−0.38 −0.86 0.10 −0.01 1

−0.41 0.13 −0.89 0.38 0.02 1

−0.12 −0.19 −0.89 0.04 0.20 0.80 1

All results obtained are compatible with null Lorentz violation. As expected from boost suppressions in Equation (7) and from the measurement uncertainty, on the order of a few 10−9 g [97], typical limits obtained are in the 10−9 range for purely spatial s¯µν components and 4 orders of magnitude weaker for the spatio-temporal components s¯TJ. It can be seen e.g., with the purely spatial components that these constraints do not reach the intrinsic√limit of acceleration resolution of the instrument (which has a short term stability of 11 × 10−9 g/ Hz) because the coefficients are still correlated. Their marginalized uncertainty is broadened by their correlation.
Consequently, improving the uncertainty could be reached through a better decorrelation, by analyzing longer data series. In parallel, the resolution of these instruments keeps increasing and has nowadays improved by about a factor 10 since this experiment. However, increasing the instrument’s resolution brings back to the question of possible accidental cancelling in treating “postfit” data. Indeed, it should be recalled here that local tidal corrections subtracted prior to analysis are based on adjusting a model of ocean surface from altimetry data. In principle, this observable would as well be affected by gravity LIV; fitting to these observations thus might remove part of SME signatures from the atom gravimeter data. This was mentioned in the first atom gravimeter SME analysis [47]. The adjustment process used to assess local corrections in gravimeters is not made directly on the instrument itself, but it always involves a form of tidal measurement (here altimetry data, or gravimetry data from another instrument in [98]). All LIV frequencies match to the main tidal frequencies. Further progress on SME analysis with atom gravimeters would thus benefit from addressing in more details the question of possible signal cancelling.
4.2. Very Long Baseline Interferometry
VLBI is a geometric technique measuring the time difference in the arrival of a radio wavefront, emitted by a distant quasar, between at least two Earth-based radio-telescopes. VLBI observations are done daily since 1979 and the database contains nowadays almost 6000 24 h sessions, corresponding

Universe 2016, 2, 30

10 of 40

to 10 millions group-delay observations, with a present precision of a few picoseconds. One of the principal goals of VLBI observations is the kinematical monitoring of Earth rotation with respect to a global inertial frame realized by a set of defining quasars, the International Celestial Reference Frame [99], as defined by the International Astronomical Union [100]. The International VLBI Service for Geodesy and Astrometry (IVS) organizes sessions of observation, storage of data and distribution of products, in particular the Earth Orientation parameters. Because of this precision, VLBI is also a very interesting tool to test gravitation in the Solar System. Indeed, the gravitational fields of the Sun and the planets are responsible of relativistic effects on the quasar light beam through the propagation of the signal to the observing station and VLBI is able to detect these effects very accurately. By using the complete VLBI observations database, it was possible to obtain a constraint on the γ PPN parameter at the level of 1.2 × 10−4 [101,102]. In its minimal gravitational sector, SME can also be investigated with VLBI and obtaining a constrain on the s¯TT coefficient is possible.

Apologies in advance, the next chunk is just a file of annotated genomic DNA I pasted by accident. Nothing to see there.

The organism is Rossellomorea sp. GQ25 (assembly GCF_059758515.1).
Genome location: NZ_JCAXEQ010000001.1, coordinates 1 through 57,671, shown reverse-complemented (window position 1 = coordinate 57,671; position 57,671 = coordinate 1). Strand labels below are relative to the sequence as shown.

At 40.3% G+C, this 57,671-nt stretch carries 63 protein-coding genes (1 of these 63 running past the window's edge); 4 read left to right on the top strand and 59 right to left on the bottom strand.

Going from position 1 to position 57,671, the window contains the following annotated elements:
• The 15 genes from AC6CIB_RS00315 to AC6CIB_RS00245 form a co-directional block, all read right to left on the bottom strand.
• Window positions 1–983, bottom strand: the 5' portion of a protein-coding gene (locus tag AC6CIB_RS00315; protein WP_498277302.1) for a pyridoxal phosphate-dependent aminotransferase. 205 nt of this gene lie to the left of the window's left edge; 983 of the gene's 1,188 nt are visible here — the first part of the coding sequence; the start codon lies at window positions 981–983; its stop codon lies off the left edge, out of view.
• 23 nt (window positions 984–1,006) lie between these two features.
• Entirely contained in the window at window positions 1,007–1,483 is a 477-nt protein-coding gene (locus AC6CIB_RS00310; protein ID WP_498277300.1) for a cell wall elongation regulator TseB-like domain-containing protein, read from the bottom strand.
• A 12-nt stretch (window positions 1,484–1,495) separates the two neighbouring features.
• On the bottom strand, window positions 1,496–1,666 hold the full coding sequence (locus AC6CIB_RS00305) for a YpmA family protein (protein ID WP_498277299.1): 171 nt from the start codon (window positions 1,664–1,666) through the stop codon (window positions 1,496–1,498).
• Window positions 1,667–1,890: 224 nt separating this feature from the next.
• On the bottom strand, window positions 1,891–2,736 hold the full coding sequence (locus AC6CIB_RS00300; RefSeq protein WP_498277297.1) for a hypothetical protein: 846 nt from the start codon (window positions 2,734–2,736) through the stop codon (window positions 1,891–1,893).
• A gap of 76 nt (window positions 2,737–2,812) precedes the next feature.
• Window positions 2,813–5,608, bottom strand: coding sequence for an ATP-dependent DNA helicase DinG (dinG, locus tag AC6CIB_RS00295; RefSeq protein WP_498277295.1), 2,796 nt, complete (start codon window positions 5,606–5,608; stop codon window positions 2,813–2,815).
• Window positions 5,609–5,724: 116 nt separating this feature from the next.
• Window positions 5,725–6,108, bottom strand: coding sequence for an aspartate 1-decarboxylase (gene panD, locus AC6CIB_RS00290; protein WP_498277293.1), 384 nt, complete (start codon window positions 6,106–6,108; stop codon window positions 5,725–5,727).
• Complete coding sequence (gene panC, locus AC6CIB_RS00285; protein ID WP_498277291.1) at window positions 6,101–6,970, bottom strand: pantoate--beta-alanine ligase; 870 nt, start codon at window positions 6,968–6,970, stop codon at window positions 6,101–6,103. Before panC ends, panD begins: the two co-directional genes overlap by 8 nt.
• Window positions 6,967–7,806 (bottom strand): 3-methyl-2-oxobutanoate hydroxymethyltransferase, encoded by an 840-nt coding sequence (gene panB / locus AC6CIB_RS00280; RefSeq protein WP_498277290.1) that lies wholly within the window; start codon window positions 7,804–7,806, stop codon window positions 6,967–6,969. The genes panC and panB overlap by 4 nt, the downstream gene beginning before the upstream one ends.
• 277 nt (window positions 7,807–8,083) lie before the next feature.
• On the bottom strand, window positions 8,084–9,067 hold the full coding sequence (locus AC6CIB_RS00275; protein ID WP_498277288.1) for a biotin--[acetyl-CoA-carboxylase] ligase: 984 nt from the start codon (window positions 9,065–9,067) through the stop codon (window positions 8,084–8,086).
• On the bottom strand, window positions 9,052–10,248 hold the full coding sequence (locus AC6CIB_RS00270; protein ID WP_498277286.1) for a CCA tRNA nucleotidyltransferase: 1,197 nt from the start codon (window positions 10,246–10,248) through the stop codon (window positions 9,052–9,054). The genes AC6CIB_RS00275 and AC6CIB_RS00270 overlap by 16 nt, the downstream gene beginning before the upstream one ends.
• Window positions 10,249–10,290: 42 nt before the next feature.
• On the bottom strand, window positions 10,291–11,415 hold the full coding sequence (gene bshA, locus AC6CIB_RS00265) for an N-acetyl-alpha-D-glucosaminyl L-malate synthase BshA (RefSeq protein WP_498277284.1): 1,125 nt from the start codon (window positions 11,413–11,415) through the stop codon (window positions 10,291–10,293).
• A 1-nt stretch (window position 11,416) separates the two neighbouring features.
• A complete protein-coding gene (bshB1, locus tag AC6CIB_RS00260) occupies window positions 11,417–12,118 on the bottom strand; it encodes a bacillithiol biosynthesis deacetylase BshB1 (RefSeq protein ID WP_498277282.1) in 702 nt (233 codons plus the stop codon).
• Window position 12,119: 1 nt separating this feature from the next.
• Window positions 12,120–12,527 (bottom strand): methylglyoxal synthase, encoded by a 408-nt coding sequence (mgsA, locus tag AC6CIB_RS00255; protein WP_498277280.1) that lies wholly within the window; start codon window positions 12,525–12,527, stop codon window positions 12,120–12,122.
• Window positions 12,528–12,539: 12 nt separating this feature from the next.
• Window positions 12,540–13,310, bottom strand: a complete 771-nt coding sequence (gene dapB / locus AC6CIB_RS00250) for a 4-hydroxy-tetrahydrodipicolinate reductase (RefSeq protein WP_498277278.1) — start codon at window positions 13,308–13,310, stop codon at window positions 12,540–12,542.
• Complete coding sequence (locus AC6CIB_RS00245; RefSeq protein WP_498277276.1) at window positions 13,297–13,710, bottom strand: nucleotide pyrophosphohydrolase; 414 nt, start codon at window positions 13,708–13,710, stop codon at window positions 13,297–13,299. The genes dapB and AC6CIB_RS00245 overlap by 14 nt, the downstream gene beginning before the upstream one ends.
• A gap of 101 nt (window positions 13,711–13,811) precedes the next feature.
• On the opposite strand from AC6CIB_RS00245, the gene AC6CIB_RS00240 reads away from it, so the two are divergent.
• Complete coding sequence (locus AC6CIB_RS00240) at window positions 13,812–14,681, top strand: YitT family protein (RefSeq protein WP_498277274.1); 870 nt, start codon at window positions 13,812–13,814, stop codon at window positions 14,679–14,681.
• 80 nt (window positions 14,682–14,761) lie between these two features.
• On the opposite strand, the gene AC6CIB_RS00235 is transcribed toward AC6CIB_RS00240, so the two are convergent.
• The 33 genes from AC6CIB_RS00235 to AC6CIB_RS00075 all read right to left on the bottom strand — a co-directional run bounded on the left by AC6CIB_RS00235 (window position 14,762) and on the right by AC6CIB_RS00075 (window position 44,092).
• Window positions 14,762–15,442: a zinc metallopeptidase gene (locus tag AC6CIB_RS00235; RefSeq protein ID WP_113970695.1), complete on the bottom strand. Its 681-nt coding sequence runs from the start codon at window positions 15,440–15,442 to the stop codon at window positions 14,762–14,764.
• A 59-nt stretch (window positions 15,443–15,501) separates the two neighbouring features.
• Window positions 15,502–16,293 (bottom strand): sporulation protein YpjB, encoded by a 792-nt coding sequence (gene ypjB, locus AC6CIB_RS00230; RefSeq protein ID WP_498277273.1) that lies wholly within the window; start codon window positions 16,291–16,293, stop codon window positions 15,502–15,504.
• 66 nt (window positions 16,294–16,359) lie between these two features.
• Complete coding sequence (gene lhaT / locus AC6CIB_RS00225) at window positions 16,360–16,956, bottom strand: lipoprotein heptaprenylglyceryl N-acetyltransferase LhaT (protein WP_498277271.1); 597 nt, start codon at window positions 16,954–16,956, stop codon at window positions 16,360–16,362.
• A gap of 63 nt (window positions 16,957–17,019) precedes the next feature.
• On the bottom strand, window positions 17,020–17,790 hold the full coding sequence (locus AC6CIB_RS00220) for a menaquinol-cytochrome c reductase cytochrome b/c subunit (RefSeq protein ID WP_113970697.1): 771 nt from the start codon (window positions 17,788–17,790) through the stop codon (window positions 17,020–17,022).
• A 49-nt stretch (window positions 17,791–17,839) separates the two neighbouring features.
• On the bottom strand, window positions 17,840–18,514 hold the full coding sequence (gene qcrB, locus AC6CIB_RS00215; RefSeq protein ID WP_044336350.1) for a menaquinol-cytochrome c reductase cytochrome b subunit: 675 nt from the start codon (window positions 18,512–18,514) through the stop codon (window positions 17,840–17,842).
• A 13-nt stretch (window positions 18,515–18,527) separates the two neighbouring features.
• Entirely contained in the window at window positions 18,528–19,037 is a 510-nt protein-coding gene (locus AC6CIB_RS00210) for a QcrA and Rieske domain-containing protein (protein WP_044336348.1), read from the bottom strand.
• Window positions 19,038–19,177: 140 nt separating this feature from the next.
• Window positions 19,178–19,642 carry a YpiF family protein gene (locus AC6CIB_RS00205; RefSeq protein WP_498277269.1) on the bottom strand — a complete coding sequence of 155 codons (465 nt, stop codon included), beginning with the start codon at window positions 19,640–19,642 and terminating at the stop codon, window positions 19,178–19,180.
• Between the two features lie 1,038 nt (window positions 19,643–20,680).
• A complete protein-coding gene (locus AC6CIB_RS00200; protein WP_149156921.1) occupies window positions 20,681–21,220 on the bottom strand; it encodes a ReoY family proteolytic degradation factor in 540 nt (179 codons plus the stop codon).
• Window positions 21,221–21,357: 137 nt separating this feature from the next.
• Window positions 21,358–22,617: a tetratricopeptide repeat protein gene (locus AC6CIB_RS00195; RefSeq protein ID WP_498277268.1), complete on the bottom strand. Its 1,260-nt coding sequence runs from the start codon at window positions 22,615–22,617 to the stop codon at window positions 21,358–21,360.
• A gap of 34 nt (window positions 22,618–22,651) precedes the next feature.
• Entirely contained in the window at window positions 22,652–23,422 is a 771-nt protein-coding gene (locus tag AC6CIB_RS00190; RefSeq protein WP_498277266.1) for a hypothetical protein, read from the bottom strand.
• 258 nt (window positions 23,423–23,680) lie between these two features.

Indeed, the propagation time of a photon emitted at the event (cTe, Xe) and received at the position Xr can be computed in the SME formalism using the time transfer function formalism [103–107] and is given by [39,80]

T

(Xe, Te, Xr)

=

Tr

− Te

=

Rer c

+

2

GN M c3

1 − 23 s¯TT − s¯TJ NeJr

ln

Re − Ner .Xe Rr −Ner.Xr

(9)

+ GN M
c3

s¯TJ PeJr − s¯JK NeJr PeKr

Re−Rr + GN M

Re Rr

c3

s¯TJ NeJr + s¯JK PˆeJr PˆeKr − s¯TT

(Nr.Ner − Ne.Ner)

where the terms a1 and a2 from [80] are taken as unity (which corresponds to using the harmonic gauge, which is the one used for VLBI data reduction), Re = |Xe|, Rr = |Xr|, Rer = |Xr − Xe| with the central body located at the origin and where we introduce the following vectors

K = Xe , Re

Xij Xj − Xi Nij ≡ Rij = |Xij| ,

Ni = Xi , |Xi|

Per = Ner × (Xr × Ner),

and Pˆer = Per , (10) |Per |

and where GN is the observed Newton constant measured by considering the orbital motion of bodies and is defined in Equation (5). This equation is the generalization of the well-known Shapiro time delay including Lorentz violation. The VLBI is actually measuring the difference of the time of arrival of a signal received by two different stations. This observable is therefore sensitive to a differential time delay (see [108] for a calculation in GR). Assuming a radio-signal emitted by a quasar at event (Te, Xe) and received by two different VLBI stations at events (T1, X1) and (T2, X2) (all quantities being expressed in a barycentric reference frame), respectively, the VLBI group-delay ∆τ(SME) in SME formalism can be written [55]
∆τ(SME) = 2 GNc3M (1 − 23 s¯TT) ln RR12 ++ KK..XX12 + 23 GNc3M s¯TT (N2.K − N1.K) , (11)
where we only kept the s¯TT contribution (see Equation (7) from [55] for the full expression) and we use the same notations as in [108] by introducing three unit vectors

K = Xe , N1 = X1 , and N2 = X2 .

(12)

|Xe|

|X1|

|X2|

Ten million VLBI delay observations between August 1979 and mid-2015 have been used to estimate the s¯TT coefficient. First, VLBI observations are corrected from delay due to the radio wave crossing of dispersive media by using 2 GHz and 8 GHz recordings. Then, we used only the 8 GHz delays and the Calc/Solve geodetic VLBI analysis software, developed at NASA Goddard Space Flight Center and coherent with the latest standards of the International Earth Rotation and Reference Systems Service [109]. We added the partial derivative of the VLBI delay with respect to s¯TT from Equation (11) to the software package using the USERPART module of Calc/Solve. We turned to a
Lorentz SymmetrySmeSectorLorentz ViolationModel